In Taking Action for Syria, No Easy Answers

Sunday, July 5, 2015 | Syria

Extending a hand: a Greco-Roman mosaic at the Syrian National Museum (Damascus, 2005)
In response to my post last week ("In Syria, Humanity and Heritage Suffer War's Irreparable Devastation"), a regular reader back in the USA wrote me to express his dismay at the state of affairs in Syria: "Why all the killing and destruction? It's just evil... and it seems like it is all around us." He concluded, "[It] seems there is little hope."

When you stop to reflect on the Syrian crisis, it can be easy to reach this conclusion. What hope exists for a place that seems to have generated nothing but bad news for five straight years? For a people whose desperation grows exponentially month after month?

Fatigue with the seemingly intractable sectarian conflicts of the Middle East has pushed many people outside Syria to simply tune out. Many ordinary Syrians feel the international community has abandoned them. (Sadly, it's largely true.) In
February 2014, as yet another round of Syrian peace talks ended in failure, veteran NPR Middle East correspondent Deborah Amos was asked about this feeling of abandonment, and whether Syrians she had met had also given up hope for outside assistance. Her response was insightful:
"I think they've been saying this for some time. You know, 'How can the world watch?' We all said 'Never again.' We said it over Rwanda. And now we are back to this wholesale humanitarian crisis in the region that is destabilizing most of the Middle East, and Syrians feel that there is no one who is standing up for them. But there's been no bumper sticker for Syria. There was for Darfur, and people in this country understood what was happening, in a place that was really far away that maybe they didn't even understand. But that has not happened with Syria. It's a complicated conflict. People understand that Syrians are dying, but it has not captured the imagination—certainly not in this country."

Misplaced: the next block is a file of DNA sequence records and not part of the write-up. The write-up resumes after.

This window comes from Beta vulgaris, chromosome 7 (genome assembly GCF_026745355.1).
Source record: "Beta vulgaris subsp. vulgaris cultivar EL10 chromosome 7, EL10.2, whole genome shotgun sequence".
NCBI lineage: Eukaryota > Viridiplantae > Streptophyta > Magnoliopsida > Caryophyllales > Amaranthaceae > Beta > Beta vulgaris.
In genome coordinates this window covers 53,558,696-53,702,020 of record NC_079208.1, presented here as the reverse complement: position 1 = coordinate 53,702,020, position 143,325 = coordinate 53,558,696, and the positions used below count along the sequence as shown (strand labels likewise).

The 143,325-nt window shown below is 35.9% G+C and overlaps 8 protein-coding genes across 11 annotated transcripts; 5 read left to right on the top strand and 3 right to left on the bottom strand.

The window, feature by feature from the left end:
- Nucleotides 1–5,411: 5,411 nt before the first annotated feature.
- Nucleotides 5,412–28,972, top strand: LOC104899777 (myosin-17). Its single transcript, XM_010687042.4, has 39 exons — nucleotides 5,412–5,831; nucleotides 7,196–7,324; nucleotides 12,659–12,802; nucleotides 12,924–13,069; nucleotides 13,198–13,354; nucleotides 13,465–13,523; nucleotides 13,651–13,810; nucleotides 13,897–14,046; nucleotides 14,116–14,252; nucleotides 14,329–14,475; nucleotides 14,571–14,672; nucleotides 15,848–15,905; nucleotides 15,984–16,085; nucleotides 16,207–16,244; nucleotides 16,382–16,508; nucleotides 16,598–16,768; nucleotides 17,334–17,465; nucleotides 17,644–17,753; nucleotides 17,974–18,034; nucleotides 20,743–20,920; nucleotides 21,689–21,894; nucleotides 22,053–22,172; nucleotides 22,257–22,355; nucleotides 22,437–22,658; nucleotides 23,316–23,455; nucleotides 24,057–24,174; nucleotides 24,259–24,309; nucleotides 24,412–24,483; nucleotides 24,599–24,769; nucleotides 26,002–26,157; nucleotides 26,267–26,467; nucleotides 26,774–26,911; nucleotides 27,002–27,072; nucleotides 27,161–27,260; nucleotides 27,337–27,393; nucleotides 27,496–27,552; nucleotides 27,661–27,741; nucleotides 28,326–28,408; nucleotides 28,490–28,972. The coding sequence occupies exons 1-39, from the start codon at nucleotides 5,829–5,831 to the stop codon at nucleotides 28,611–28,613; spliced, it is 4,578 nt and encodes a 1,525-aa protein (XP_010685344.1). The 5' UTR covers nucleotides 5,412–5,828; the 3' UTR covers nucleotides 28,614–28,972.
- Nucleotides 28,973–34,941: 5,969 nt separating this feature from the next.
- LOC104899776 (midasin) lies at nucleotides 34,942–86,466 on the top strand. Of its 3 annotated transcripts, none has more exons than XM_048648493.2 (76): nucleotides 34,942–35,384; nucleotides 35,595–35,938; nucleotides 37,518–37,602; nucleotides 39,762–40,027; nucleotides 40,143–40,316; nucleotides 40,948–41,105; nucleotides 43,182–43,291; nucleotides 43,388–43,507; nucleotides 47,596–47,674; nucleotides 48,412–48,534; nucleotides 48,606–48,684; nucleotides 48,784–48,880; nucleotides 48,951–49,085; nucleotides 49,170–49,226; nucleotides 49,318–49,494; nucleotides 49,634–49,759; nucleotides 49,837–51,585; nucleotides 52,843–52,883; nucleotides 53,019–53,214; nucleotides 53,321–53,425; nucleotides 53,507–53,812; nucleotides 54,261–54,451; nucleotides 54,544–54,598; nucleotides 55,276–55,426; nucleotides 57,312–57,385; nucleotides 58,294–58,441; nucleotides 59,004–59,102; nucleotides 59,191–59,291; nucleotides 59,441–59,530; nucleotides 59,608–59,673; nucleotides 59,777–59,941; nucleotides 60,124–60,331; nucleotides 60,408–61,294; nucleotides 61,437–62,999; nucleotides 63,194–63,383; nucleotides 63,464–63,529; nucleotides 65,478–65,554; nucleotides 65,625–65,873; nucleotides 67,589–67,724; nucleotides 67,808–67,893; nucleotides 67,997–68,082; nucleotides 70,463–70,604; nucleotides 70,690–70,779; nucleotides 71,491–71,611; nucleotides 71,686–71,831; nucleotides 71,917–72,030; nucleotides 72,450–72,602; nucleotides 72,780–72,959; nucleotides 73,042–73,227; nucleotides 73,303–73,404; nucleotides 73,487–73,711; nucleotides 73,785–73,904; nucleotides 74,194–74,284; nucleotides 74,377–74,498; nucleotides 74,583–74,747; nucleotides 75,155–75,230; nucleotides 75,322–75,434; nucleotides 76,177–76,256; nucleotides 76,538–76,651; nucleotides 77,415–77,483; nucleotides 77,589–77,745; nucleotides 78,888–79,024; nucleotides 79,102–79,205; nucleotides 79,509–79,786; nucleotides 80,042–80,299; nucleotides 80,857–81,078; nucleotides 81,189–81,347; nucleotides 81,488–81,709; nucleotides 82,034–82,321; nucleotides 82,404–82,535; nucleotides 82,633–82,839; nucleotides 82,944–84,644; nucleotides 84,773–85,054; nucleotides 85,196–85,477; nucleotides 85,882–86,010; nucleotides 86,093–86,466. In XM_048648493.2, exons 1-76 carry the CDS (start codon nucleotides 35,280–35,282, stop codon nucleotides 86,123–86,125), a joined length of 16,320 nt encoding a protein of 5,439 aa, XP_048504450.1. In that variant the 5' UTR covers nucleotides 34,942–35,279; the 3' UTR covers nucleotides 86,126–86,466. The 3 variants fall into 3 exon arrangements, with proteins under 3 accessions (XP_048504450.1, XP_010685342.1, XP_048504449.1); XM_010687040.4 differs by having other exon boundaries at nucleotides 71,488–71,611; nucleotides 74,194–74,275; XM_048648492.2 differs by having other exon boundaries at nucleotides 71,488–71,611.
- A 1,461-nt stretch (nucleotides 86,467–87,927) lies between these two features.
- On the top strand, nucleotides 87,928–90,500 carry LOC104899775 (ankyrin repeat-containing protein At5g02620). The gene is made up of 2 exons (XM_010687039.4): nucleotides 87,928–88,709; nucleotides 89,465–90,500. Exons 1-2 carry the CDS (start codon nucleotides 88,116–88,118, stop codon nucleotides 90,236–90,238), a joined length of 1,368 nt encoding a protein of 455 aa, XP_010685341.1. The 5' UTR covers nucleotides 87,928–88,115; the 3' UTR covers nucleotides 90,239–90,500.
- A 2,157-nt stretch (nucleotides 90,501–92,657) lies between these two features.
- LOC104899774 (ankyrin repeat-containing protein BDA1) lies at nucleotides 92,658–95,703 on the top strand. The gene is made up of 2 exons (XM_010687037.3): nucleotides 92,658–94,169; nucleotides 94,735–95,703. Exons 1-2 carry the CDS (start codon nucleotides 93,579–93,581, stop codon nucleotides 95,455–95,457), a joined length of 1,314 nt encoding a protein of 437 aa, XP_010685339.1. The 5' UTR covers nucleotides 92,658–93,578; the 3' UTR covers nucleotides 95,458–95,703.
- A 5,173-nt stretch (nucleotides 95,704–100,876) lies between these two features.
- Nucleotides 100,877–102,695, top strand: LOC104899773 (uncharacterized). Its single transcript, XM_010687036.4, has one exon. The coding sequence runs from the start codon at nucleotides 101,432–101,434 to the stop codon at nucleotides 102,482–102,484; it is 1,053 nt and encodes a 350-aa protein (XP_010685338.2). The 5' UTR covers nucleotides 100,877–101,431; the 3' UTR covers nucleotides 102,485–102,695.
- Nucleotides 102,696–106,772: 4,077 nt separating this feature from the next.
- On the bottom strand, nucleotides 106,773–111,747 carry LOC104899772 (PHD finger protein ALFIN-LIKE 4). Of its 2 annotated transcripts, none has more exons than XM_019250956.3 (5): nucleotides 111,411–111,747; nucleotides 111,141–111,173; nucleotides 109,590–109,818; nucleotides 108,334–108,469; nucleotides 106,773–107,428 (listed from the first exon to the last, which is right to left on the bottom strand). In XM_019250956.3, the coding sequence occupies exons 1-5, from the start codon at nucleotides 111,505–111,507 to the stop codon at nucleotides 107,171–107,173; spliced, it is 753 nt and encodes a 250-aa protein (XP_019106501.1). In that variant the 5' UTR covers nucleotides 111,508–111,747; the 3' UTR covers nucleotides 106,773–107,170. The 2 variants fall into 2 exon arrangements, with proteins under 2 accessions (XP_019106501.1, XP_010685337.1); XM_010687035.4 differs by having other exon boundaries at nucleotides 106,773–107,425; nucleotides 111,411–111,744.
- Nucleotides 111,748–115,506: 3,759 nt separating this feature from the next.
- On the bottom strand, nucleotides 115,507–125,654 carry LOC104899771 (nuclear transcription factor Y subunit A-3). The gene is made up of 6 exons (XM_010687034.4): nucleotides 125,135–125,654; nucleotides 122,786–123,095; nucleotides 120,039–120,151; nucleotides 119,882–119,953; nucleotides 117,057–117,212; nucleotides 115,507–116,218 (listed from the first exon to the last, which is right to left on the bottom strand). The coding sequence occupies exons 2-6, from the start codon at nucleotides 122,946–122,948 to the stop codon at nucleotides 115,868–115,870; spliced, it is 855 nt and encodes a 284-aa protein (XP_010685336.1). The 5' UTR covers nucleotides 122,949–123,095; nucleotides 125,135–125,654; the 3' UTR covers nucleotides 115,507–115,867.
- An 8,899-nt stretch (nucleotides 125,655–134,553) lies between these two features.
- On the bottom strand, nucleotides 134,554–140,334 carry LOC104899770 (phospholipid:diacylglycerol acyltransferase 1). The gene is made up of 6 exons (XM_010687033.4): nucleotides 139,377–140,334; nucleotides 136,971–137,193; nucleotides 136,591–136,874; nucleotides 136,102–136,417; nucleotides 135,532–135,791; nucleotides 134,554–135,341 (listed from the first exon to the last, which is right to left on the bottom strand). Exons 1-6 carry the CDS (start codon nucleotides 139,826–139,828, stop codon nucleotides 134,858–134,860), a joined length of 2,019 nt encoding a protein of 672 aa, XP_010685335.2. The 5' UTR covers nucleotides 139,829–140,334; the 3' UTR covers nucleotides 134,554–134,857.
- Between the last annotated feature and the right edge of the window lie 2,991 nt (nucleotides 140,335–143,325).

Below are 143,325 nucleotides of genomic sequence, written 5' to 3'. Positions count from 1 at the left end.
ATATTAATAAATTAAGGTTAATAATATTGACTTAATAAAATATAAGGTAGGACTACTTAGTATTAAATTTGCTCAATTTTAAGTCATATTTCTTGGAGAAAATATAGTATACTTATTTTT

Sadly, her words remain largely true today, and apply not just to Americans. Sadder still, several advocacy and aid groups have produced creative, moving ads—like this one—to raise international consciousness of the Syrian conflict, but widespread concern for the Syrian people has not followed. (A recent Atlantic piece attempting to identify "the best charitable cause in the world" didn't even consider refugee relief or peacemaking efforts in Syria.) Why not? How can people sit safe at home around the world and not feel some compassion for the suffering of innocent Syrian men, women, and children?

Beyond general fatigue with conflict in the Middle East, my best guess is that fear of Daesh—the so-called "Islamic State"—has eclipsed much of the humanitarian concerns for Syria in the global public consciousness, mirroring the shift in foreign governments' priorities the moment Daesh entered the scene. Giving importance to the fight against Daesh is understandable—they are a reprehensible bunch who must be contained and combated—but it's sad to see the world slip back into the familiar "Global War on Terror" approach to a conflict that has so many other facets worthy of our concern and efforts. Amid the cries of "Daesh, Daesh, Daesh", when was the last time we heard a serious discussion about the need for regime change in Syria? About the humanitarian crisis in refugee camps across the region? About the thousands of civilians still being killed in the daily crossfire?

* * *

The narratives that have come to dominate the Syrian conflict have distracted or discouraged many around the world. But for various reasons, some of us still have not tuned out. In my case, it was those brief but formative few months I spent in Syria ten years ago that have kept me emotionally engaged. Others have Syrian friends or relatives. Perhaps some have heard a story of the suffering in Syria that tapped some deep humanistic nerve.